Gunshots ring out as Ann Jones enters the church. She hides in the bathroom until they stop, then stumbles into the sanctuary. The congregation lies dead in pools of blood. To rebuild the church, she starts True Light Guardians. At the first meeting, she’s attacked by a terrorist, but rescued by James Crawford. He melts her heart, cold from her father’s abuse, and they fall for each other. She’s afraid to commit to love that might grow angry later, like the type she knew as a child. James yearns to stop other attempts on Ann’s life, but can’t. Tormented by her constant risks, he breaks up with her. When an assault sends her to the hospital, an unlikely ally shares Ann’s plight with James, but he reveals a lead that puts all three of them in even more danger.
Copyright 2016 © Gail Pallotta
Ann Jones smoothed the front of her black skirt as she entered the narthex of the church.
Holy, holy, holy, Lord God almighty...
The powerful song resounded from behind the sanctuary’s oak doors. Late for the service again, Ann hurried past a flower arrangement of brown-eyed Susans on a mahogany table with a picture of Jesus above it.
A loud rat-a-tat-tat-rat-a-tat-tat ripped the air. Was that a gun? She shook her head. The noise commenced again. Screams echoed from the sanctuary, and another round blasted Ann’s ears.
She ran past the receptionist’s desk to the bathroom, ducked into a stall, and crouched on the cold beige tile floor. Tears trickled down her cheeks, and she shivered. More bullets rang out. She buried her head in her arms to hush the noise of hate and terrifying cries for help.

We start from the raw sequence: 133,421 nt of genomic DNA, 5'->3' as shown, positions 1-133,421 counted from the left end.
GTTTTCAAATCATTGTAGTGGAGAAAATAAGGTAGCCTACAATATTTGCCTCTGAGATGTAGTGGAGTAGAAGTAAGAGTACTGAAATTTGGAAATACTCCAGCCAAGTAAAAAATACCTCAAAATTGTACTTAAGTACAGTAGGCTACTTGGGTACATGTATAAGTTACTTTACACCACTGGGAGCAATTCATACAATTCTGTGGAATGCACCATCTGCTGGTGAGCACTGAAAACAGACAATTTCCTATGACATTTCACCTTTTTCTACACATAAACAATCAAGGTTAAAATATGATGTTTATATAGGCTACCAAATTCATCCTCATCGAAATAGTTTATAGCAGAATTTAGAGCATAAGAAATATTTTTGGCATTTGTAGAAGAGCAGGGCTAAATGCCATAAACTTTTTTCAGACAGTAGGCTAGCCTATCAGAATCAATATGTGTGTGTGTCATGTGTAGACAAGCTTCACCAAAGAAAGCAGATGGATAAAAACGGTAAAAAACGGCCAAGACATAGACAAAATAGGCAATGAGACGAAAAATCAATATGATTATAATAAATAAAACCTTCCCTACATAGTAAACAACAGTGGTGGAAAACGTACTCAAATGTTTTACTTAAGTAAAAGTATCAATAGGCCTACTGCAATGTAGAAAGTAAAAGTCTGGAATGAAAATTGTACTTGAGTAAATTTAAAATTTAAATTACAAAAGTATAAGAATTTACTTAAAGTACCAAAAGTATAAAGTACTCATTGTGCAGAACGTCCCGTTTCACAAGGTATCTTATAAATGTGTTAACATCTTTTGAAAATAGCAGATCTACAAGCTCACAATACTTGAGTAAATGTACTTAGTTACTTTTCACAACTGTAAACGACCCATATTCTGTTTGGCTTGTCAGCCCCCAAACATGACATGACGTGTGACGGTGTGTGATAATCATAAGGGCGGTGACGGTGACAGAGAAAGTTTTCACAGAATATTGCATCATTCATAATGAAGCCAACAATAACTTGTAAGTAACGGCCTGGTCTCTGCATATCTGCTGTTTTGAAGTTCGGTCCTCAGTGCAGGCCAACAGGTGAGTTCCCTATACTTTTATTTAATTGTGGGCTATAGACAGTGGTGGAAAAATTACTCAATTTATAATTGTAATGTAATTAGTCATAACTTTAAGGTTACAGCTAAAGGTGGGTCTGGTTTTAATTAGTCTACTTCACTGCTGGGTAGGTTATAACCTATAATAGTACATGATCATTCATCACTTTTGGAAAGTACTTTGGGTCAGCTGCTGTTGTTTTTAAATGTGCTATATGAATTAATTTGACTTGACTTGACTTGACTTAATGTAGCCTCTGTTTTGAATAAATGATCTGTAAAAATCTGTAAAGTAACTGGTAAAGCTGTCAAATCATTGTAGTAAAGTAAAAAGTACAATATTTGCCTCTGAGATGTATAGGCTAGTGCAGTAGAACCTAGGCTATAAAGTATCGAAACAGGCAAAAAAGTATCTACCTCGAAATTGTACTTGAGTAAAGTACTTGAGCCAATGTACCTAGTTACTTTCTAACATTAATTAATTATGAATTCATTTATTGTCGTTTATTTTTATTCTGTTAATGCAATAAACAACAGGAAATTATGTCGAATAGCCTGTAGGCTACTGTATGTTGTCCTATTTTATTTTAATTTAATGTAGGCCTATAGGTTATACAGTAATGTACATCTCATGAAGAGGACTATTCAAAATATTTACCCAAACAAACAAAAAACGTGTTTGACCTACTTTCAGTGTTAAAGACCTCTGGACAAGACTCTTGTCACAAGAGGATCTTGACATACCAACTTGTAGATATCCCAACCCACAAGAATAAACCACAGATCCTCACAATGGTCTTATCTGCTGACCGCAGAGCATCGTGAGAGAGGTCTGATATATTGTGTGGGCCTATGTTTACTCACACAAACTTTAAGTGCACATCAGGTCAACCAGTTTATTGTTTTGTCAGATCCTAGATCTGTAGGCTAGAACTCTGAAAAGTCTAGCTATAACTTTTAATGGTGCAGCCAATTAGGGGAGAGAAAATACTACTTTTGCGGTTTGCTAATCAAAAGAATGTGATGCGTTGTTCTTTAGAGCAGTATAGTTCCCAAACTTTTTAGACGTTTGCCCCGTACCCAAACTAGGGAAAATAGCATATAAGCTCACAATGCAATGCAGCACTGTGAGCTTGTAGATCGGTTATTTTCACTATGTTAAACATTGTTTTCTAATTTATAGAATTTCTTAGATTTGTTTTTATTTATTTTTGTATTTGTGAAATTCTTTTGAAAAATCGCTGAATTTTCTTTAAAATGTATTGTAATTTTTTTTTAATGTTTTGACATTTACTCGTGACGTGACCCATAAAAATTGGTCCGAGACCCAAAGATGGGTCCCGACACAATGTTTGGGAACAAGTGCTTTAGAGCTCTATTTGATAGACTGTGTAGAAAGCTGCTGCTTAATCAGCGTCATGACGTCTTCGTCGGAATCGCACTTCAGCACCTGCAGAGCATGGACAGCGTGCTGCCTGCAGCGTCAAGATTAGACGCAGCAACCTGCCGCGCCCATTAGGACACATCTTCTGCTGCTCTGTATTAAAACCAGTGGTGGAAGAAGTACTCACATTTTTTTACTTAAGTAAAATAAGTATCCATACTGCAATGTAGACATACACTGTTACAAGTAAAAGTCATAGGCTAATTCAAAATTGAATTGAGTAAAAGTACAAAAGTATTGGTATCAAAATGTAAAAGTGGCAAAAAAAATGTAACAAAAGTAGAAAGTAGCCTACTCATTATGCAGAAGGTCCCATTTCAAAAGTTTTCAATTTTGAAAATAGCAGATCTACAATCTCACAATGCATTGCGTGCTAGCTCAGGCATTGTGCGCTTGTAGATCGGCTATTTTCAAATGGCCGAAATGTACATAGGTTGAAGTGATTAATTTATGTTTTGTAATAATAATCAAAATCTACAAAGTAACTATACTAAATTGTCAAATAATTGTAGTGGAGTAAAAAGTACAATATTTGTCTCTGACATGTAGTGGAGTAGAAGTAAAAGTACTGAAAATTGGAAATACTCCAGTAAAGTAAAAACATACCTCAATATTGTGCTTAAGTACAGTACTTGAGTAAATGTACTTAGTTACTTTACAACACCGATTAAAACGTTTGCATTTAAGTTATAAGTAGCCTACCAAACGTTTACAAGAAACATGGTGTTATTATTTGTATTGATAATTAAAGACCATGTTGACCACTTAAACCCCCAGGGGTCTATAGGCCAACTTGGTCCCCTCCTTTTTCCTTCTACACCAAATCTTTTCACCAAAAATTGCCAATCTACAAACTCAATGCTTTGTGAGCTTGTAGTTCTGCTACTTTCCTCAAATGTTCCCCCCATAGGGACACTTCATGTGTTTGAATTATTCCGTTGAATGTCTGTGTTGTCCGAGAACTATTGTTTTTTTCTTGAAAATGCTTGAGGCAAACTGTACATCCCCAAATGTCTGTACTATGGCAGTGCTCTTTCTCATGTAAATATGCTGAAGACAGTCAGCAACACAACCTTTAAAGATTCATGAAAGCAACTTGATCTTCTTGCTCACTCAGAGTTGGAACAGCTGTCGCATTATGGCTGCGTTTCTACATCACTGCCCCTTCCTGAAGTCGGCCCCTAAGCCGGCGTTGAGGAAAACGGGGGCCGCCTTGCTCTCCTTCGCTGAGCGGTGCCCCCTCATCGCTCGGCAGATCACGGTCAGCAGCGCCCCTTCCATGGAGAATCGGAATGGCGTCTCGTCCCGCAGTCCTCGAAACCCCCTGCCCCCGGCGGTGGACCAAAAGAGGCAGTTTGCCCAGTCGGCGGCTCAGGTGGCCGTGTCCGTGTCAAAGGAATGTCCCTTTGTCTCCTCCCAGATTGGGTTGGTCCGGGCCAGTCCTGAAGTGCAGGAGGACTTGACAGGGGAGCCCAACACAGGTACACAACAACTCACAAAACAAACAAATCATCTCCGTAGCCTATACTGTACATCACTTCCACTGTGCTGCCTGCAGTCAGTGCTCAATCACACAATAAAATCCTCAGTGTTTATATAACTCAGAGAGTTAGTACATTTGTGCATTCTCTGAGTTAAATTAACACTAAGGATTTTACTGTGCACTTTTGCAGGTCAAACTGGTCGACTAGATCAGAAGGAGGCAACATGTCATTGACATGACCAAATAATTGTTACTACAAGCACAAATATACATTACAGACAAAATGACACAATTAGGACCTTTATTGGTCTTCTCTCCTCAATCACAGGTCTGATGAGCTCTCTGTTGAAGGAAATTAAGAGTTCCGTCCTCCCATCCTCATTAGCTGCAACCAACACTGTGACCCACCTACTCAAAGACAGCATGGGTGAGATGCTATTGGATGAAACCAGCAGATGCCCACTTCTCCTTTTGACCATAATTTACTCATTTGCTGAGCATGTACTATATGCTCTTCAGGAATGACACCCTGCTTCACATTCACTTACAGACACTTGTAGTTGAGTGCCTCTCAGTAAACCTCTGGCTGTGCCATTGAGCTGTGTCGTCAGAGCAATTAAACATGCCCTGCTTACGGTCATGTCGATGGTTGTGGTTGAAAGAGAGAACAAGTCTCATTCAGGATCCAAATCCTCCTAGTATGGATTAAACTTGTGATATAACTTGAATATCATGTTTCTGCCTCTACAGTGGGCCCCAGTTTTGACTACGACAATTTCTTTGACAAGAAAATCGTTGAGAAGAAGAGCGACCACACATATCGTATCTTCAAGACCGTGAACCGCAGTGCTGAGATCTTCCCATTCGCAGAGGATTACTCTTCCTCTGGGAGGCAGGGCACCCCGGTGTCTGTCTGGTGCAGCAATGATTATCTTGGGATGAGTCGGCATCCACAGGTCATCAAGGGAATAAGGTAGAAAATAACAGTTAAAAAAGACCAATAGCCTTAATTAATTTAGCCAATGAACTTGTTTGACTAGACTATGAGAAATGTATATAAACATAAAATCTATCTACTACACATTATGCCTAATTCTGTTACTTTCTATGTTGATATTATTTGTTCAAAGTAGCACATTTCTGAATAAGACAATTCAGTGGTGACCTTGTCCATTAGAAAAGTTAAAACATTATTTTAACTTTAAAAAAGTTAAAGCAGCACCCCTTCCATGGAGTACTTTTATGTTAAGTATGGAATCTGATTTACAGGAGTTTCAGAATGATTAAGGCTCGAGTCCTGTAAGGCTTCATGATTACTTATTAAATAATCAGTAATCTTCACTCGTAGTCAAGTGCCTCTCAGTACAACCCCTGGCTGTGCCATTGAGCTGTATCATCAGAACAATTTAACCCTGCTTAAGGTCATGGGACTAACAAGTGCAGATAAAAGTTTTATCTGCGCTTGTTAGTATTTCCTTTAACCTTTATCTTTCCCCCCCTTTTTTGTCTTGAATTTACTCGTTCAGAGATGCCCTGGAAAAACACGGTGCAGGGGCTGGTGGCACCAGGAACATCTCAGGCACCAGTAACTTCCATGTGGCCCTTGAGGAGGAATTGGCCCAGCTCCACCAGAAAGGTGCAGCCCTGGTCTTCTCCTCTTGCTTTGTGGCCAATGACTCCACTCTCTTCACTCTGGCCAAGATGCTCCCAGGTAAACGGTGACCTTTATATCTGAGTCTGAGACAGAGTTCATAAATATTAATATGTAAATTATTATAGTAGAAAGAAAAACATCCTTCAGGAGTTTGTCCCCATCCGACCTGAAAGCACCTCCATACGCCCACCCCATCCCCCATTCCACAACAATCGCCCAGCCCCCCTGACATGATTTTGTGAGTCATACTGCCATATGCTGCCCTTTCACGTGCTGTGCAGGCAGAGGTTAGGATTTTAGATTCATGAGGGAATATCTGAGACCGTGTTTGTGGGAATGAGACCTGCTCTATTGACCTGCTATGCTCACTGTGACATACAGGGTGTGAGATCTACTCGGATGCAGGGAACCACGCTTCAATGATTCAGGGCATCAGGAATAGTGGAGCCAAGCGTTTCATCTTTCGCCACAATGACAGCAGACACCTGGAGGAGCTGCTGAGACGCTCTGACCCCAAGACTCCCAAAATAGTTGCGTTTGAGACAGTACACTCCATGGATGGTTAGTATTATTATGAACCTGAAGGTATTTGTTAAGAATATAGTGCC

Finally, a siren whirred in the distance, and the shots stopped.
Shaking from head to toe, Ann placed her hands on the wall opposite the sinks and moved them up, one over the other, steadying herself as she stood. She took deep breaths, forced one foot in front of the other, and plodded out. Her knees almost buckled as she headed down the hall, the flowers blurring through her tears. She stepped to a door at the sanctuary and stopped in her tracks, her chest so tight she barely could breathe. She reached out to open it, and her hand trembled. What if she could help someone, and she didn’t? She crept inside.
Shattered stained glass lay at her feet in a pool of blood on the hardwood floor. She yelled, sank down on an oak pew, sobbed, and shook. Dead bodies of close friends and acquaintances littered the room, some still sitting in their seats, their lifeless eyes focused on the altar. Others lay flat on the floor in the aisles or between the pews. The minster was facing down in front of the altar. The choir members slumped in their seats behind him, their heads lowered. A hand touched her shoulder, and she jumped.
“I’m sorry, Miss Jones. I heard the gun as I gathered the trash can in the men’s room. I dropped it and came running. Before the shooter saw me I jumped in the closet and dialed 911.” The misty look in the janitor’s green eyes faded. Then everything went black.
Ann woke with a paramedic holding a damp cloth on the back of her head. He escorted her away from the massacre, but the memory stayed with her, nagging her day and night. A passion to prevent such an atrocity from ever happening again erupted inside her.